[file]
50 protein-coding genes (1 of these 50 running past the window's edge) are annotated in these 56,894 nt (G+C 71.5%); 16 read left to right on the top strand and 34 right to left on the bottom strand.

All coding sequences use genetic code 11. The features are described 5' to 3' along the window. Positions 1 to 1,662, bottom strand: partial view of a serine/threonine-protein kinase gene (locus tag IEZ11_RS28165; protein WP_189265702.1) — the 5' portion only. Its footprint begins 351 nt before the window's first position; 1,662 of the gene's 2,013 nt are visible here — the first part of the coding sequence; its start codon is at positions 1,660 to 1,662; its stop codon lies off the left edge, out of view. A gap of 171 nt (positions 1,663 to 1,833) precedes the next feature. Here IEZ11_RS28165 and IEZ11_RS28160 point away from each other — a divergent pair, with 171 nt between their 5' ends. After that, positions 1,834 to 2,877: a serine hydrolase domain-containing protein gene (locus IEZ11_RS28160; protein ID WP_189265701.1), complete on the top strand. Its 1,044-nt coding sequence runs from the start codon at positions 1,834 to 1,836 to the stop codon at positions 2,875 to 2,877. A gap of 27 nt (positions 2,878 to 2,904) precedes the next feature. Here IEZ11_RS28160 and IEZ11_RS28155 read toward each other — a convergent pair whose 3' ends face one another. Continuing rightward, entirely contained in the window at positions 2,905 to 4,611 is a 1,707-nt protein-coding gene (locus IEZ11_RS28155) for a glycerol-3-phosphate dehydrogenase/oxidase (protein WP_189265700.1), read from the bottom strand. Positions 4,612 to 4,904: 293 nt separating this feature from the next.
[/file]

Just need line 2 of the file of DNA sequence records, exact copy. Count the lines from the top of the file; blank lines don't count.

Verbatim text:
All coding sequences use genetic code 11. The features are described 5' to 3' along the window. Positions 1 to 1,662, bottom strand: partial view of a serine/threonine-protein kinase gene (locus tag IEZ11_RS28165; protein WP_189265702.1) — the 5' portion only. Its footprint begins 351 nt before the window's first position; 1,662 of the gene's 2,013 nt are visible here — the first part of the coding sequence; its start codon is at positions 1,660 to 1,662; its stop codon lies off the left edge, out of view. A gap of 171 nt (positions 1,663 to 1,833) precedes the next feature. Here IEZ11_RS28165 and IEZ11_RS28160 point away from each other — a divergent pair, with 171 nt between their 5' ends. After that, positions 1,834 to 2,877: a serine hydrolase domain-containing protein gene (locus IEZ11_RS28160; protein ID WP_189265701.1), complete on the top strand. Its 1,044-nt coding sequence runs from the start codon at positions 1,834 to 1,836 to the stop codon at positions 2,875 to 2,877. A gap of 27 nt (positions 2,878 to 2,904) precedes the next feature. Here IEZ11_RS28160 and IEZ11_RS28155 read toward each other — a convergent pair whose 3' ends face one another. Continuing rightward, entirely contained in the window at positions 2,905 to 4,611 is a 1,707-nt protein-coding gene (locus IEZ11_RS28155) for a glycerol-3-phosphate dehydrogenase/oxidase (protein WP_189265700.1), read from the bottom strand. Positions 4,612 to 4,904: 293 nt separating this feature from the next.